Thursday, June 25, 2009


Now, what does that mean? After my trip to Milwaukee, I have been at it - ie making beads and making beads only - almost non-stop again. Sure, I don't have any pictures to show you because it takes time to string up the beads, take photos and edit them. I am just too happy indulging in what I love doing, so what is life beyond beads? Well, the usual stuff really; like the eternal-haunting-here-to-stay housework, the husband, kids and dog. Ah, before I forget, the baby raven I talked about last time has been left behind by his folks. Two days after I discovered him and after his folks left him to probably kick the bucket, I climbed onto the rooftop (not to worry, it's a flat rooftop, that's why I have my bird feed on the rooftop) and rescued the poor wet fellow; brought him to a wild bird care-giver who lives about 45min away from us. She examined him immediately and found out that he has a broken left wing. That's why he never attempted to take flight and his parents dumped him on us.

Here's Sandy after one week of operation, he had his stitches removed today. I woke him up from his nap for this photo, you can see he's not very happy about the proposition (can you hear him: exxxcuuuse me, you wake me up for a photo? Leave me A-lone). His fur around his eye and the eyelashes have grown out and he looks great.

At the recent Bead & Button Show, I treated myself to Kate Fowle's copper electroforming workshop. She is such a cool teacher and I highly recommend anyone interested in electroforming to take classes from her - she is definitely a great instructor and know what she's talking about. Here's my 2nd attempt at electroforming my bead on my own - I bungled up the 1st attempt by accidentally giving the bead too much amps and the copper fell off. I have taken 3 angles of the same bead to show you what it looks like. I made grooves into the bead where I had wanted the copper to be electroformed on.

So, what is electroforming? My younger daughter Sydney was explaining to me why it works yesturday - she studied about electric currents in Physics and understood immediately what I was doing when she saw the set-up. Alright, alright, I admit, I must be the only one who doesn't know what the heck it is... I wish to quote Kate on electroforming: a metal skin can be built up on a metal surface, or any surface that has been rendered electroconductive through the application of a paint that contains metal particles. According to Kate, the easiest and safest metal to electroform is copper since silver and gold processes involve cynanide baths. I can't be sure that at this time that I will electroform my beads all the time, but it's a new toy to complement my beads. Oh, I'm sure you know how I feel - anything new is going to consume us 24/7.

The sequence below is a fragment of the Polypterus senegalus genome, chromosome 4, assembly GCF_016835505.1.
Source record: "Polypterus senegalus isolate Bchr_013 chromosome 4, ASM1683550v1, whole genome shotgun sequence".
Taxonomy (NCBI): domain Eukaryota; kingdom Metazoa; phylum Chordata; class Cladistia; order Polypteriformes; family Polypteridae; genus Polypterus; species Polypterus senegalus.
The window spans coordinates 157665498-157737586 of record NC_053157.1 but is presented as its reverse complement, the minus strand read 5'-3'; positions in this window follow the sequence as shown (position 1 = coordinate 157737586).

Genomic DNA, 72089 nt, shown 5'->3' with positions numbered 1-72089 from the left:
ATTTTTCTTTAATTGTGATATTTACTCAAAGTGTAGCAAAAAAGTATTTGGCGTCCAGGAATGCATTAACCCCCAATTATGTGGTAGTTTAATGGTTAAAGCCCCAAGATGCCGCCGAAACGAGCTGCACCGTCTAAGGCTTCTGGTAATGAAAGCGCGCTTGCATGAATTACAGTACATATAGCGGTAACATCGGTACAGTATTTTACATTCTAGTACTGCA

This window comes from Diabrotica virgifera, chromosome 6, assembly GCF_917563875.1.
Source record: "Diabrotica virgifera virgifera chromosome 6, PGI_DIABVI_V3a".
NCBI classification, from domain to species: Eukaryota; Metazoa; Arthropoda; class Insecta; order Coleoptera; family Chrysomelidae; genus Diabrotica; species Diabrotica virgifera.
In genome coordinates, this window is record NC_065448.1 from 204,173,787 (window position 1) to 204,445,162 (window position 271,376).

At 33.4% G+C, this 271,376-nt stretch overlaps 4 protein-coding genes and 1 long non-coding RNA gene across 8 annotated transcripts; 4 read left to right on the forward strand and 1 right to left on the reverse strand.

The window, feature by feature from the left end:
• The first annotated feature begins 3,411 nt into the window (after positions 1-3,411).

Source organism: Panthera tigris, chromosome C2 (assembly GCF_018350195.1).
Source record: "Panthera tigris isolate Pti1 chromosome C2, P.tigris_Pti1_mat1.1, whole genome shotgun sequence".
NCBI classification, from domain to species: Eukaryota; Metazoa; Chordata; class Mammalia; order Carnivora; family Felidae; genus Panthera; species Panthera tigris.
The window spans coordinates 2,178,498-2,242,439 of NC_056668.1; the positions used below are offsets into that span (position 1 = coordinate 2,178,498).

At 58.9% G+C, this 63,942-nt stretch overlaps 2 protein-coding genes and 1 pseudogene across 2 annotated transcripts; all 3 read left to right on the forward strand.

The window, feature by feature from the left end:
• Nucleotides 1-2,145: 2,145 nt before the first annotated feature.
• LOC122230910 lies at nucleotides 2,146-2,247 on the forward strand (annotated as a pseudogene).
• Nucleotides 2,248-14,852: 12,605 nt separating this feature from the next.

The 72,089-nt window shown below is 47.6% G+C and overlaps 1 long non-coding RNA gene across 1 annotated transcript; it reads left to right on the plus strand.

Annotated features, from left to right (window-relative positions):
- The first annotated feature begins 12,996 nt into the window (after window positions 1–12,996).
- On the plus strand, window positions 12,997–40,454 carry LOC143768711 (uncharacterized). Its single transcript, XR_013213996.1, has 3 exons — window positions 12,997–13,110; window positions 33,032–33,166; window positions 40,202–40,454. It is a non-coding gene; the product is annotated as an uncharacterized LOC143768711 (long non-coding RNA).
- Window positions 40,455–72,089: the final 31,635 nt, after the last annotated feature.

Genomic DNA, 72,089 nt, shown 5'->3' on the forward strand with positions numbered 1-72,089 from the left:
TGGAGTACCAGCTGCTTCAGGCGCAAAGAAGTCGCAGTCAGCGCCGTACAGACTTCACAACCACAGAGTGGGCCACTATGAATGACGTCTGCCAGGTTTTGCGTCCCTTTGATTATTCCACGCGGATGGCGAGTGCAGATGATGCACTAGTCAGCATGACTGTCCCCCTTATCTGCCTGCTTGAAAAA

As promised, here are some beads I made recently - these are quick snap shots and not really 'done up' for a pretty shot.

Floral Focals
I made these to be electroformed, the 2nd bead from left was the 1st bead I tried to electroformed but overzealously gave it too much electric currents and the copper got fried. But I may not be electroforming all of them, we'll see.

Zero-Calories Mini Party Cupcakes
I saw Diana Rast's photos (through Facebook) on her lampworked cupcakes and loved the idea that I too had to make some! They're fun beads to make - almost like Earth-To-Mum beads. I am trying to make 100 such cupcakes by tomorrow. So far, there are about 70 cupcakes.

Anna Karenina Series
Love coming back to these designs and simply using different color combos.
I can't believe it's already Thursday, another weekend is around the corner! Have a good one, y'all!

Tuesday, June 23, 2009


Last week, I was emailed by a German glass supplier/manufacturer offering to send me free samples of frit and glass rods for testing. I usually do not take this up as I am happy with the glass rods and frit I have in my storeroom. However - and you know, there's always room for an however with most women - I decided to take up their offer and indicated my interest.

There was no return reply to my email and I thought that all was forgotten. Two days later, the mailman stuck a padded envelope in my mailbox - that is another thing which I don't understand, just because a padded envelope is used doesn't mean that you can bash the envelope around, stuff it with all your might into a 2" mail slot, why indeed would someone use a padded envelope if they are not fragile items??!! Anyway, with all my own might, it took me several minutes to force-pull the force-pushed envelope out of the 2" slot. It was a struggle and now thinking back, I am glad that I didn't rip out the mailbox from the wall.

Believe me, I was elated that I could try out something new and was looking forward to using them rightaway till I opened the envelope and this bag fell out -

Here's a close up of how they had packaged their freebies plus two 6" glass rod samples wrapped in copy paper which has been removed when I took the photos -

Call me picky, if you wish, but it looks like trash to me. Whether free samples or paid samples or paid merchandise, we are obligated to pack properly to send out to prospective clients. This package to me was so carelessly packed - in German, they say lieblos gepackt - and I can't even decipher the color codes on each of the labels. Why bother to send out samples this way? They certainly have not gain me over as a new customer but actually wasted their money in the whole process. The way they have sent out the samples shows the attitude behind the management. Certainly not a supplier I would wish to buy from.

Ok, so much for my grumbling and rambling; maybe the cause of old age... I shall have some beads to show you in my next update. Have a lovely week!!